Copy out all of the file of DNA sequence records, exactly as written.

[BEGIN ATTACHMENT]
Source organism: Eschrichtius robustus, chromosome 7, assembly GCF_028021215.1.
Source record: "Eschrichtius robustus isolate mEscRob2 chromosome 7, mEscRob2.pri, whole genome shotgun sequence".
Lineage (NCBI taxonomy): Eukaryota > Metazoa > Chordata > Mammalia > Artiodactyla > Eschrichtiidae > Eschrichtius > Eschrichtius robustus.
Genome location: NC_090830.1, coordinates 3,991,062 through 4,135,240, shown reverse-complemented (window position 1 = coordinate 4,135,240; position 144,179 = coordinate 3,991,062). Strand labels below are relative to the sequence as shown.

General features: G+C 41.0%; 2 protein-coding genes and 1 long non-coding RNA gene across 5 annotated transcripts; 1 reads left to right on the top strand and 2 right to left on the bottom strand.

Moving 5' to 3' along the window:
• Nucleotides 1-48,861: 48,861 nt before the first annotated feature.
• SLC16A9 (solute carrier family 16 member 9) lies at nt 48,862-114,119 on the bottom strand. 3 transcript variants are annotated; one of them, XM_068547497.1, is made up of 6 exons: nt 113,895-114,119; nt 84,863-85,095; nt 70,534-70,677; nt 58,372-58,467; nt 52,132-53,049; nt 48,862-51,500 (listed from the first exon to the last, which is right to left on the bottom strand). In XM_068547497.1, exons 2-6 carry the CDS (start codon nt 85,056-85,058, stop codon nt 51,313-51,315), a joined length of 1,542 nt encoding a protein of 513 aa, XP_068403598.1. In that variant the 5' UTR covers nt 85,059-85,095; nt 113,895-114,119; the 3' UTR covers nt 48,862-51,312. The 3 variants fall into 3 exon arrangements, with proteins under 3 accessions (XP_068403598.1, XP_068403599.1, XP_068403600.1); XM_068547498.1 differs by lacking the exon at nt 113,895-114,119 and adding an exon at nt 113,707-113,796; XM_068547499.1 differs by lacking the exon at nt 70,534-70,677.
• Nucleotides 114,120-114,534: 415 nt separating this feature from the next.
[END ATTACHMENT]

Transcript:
Source organism: Eschrichtius robustus, chromosome 7, assembly GCF_028021215.1.
Source record: "Eschrichtius robustus isolate mEscRob2 chromosome 7, mEscRob2.pri, whole genome shotgun sequence".
Lineage (NCBI taxonomy): Eukaryota > Metazoa > Chordata > Mammalia > Artiodactyla > Eschrichtiidae > Eschrichtius > Eschrichtius robustus.
Genome location: NC_090830.1, coordinates 3,991,062 through 4,135,240, shown reverse-complemented (window position 1 = coordinate 4,135,240; position 144,179 = coordinate 3,991,062). Strand labels below are relative to the sequence as shown.

General features: G+C 41.0%; 2 protein-coding genes and 1 long non-coding RNA gene across 5 annotated transcripts; 1 reads left to right on the top strand and 2 right to left on the bottom strand.

Moving 5' to 3' along the window:
• Nucleotides 1-48,861: 48,861 nt before the first annotated feature.
• SLC16A9 (solute carrier family 16 member 9) lies at nt 48,862-114,119 on the bottom strand. 3 transcript variants are annotated; one of them, XM_068547497.1, is made up of 6 exons: nt 113,895-114,119; nt 84,863-85,095; nt 70,534-70,677; nt 58,372-58,467; nt 52,132-53,049; nt 48,862-51,500 (listed from the first exon to the last, which is right to left on the bottom strand). In XM_068547497.1, exons 2-6 carry the CDS (start codon nt 85,056-85,058, stop codon nt 51,313-51,315), a joined length of 1,542 nt encoding a protein of 513 aa, XP_068403598.1. In that variant the 5' UTR covers nt 85,059-85,095; nt 113,895-114,119; the 3' UTR covers nt 48,862-51,312. The 3 variants fall into 3 exon arrangements, with proteins under 3 accessions (XP_068403598.1, XP_068403599.1, XP_068403600.1); XM_068547498.1 differs by lacking the exon at nt 113,895-114,119 and adding an exon at nt 113,707-113,796; XM_068547499.1 differs by lacking the exon at nt 70,534-70,677.
• Nucleotides 114,120-114,534: 415 nt separating this feature from the next.